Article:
How to Grow Meyer Lemons and Other Citrus Trees in Containers

Meyer lemons

Growing a Meyer lemon tree indoors

Did you know you can grow citrus indoors no matter where you live? The easiest citrus to grow indoors is the Meyer lemon. Meyer lemons are prized for their sweet flavor, a cross between a mandarin orange and a lemon. The best part is the Meyer lemons available today are called improved because they don’t carry any citrus virus. Here are some tips to help your citrus tree thrive and produce fruit indoors.

What to know before you get started

Lighting your lemon tree

  • Citrus trees need 8-12 hours of light per day with southern or southwestern exposure to produce fruit
  • Supplement natural light with full spectrum fluorescent lighting or a professional grow light
  • Place your new tree in your desired location for 2 weeks before potting to be sure the tree is happy
  • When you have a place it’s happy, pot it

Watering your lemon tree

  • Citrus trees like deep and infrequent watering
  • Citrus trees like to be moist but not soggy
  • Use a moisture meter to tell when your tree needs watering, water when the top two inches of soil are dry
  • Add Thrive Alive B-1 to the water to encourage root growth

Pollinating your lemon tree

  • If your tree is flowering inside, take a cotton swab and transfer pollen from one blossom to another

Fertilizing your lemon tree

How long does it take for a Meyer lemon tree to bear fruit?

  • Meyer lemon trees typically flower and fruit twice a year starting at 3-5 years of age

How to pot a Meyer lemon tree for indoor growth

  1. For a 2-3 year old tree, use a 5 gallon plastic pot about 12-15” in height with good drainage
  2. Create a potting mixture of 1/3 peat moss, 1/3 potting soil, and 1/3 perlite that will fill the pot
  3. Slide the tree from its container, cut away dry roots, fluff if matted/encircled
  4. Add tree to center of pot and add your potting mixture with the crown of the roots just above the soil line
  5. Slowly add water while pulling the tree up slightly to remove any air pockets

Best way to grow your Meyer lemon tree indoors

  • Place your tree in the brightest part of your house, near a south-facing window
  • If the tree doesn’t get 8-12 hours of light a day, add some low-energy LED grow lights
  • Fill a pot tray with rocks
  • Add water to the tray, filling it just below the top of the rocks to allow your tree to sit on the rocks but not IN water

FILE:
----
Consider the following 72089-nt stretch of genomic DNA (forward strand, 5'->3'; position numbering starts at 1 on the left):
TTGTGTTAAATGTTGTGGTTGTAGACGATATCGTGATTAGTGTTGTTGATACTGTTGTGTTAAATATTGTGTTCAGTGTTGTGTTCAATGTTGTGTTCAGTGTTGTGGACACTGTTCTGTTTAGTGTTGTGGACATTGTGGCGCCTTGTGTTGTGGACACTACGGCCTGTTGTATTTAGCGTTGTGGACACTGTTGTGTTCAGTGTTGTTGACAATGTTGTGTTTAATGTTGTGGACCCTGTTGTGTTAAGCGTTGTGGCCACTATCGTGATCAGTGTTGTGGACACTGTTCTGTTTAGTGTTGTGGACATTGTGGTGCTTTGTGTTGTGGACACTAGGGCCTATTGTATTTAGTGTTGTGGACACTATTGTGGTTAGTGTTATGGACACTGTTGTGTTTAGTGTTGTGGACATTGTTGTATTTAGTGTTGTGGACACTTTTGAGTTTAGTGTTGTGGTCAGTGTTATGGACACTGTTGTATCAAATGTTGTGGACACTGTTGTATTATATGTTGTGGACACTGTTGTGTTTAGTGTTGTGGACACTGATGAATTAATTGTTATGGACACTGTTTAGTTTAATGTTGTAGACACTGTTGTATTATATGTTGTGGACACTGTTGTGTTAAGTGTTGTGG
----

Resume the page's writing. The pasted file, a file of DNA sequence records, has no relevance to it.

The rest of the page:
• Place the pot with tree on top of the rocks

Maintenance schedule for a lemon tree

  • Water as noted above
  • Weekly: Turn your tree a quarter turn to ensure the tree is getting even light
  • Every 2 weeks: Spray down your foliage
  • Every 2 years: Repot your tree after pruning the roots to avoid the tree getting root bound
  • Anytime: Prune your citrus tree to control its shape and size

Moving your citrus tree indoors to outdoor & vice versa

  • Best time to move your citrus or lemon tree is when the temperatures are close to the same indoors and outdoors
  • When switching, keep the tree in the shade for 2 weeks
  • Your citrus tree will grow and need larger containers over the years, so be sure to get help from a friend or use a moving dolly to move the pot around

Best alternatives to Meyer lemon trees

These citrus trees are also easy to grow indoors:
  • Lisbon lemons
  • Washington navel oranges
  • Bearss limes
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Vicki, I cannot make any specific recommendations for what to use to treat scale, however, this is the list of products we do sell that are listed for scale. If you want to repot it, it is best to do it in the winter when it is probably less active than in the spring or summer.


My Meyer lemon tree is approximately 10 years old, spends summers outside on the patio and winters inside in my southeast facing sunroom, I live in zone 7B. I’ve been fighting scale with Imidacloprid almost since I bought it, so I’ve been unable to use the lemons for eating. Obviously this is not working and I’d like to go the organic route.I have two questions. Can I use neem oil to fight the scale, and then I would be able to use the lemon it produces? Also it’s been in the same pot for many years and needs repotting, but it is almost always either in bloom or fruiting. When is the best time to repot? Thanks in advance for any advice you can offer.


Y- meyer lemons can bloom all year, with the heaviest blooms coming in the spring and fall. You can either let the blooms be or try to hand pollinate them with a small brush. Brush each flower with the brush and do not wash the brush until you are done. You should repeat this process several times to ensure that all the flowers have been pollinated. If they do not get pollinated, they will just wither and fall off the tree.


Why is my Meyer lemon blossoming now? (Mid December). It is indoors in south window.


Kathy, you might want to wait until the tree has acclimated to its new location before planting. Give it a few weeks before planting it. I would not plant it closer than 2-3 feet from the house. I have the same advice for the mandarin or orange tree. Orange trees are a little less cold tolerant than mandarins, so if you are worried about the temps dropping too low, you might want to locate it closer to the house on a warm side, like the west or south side, depending on your situation.


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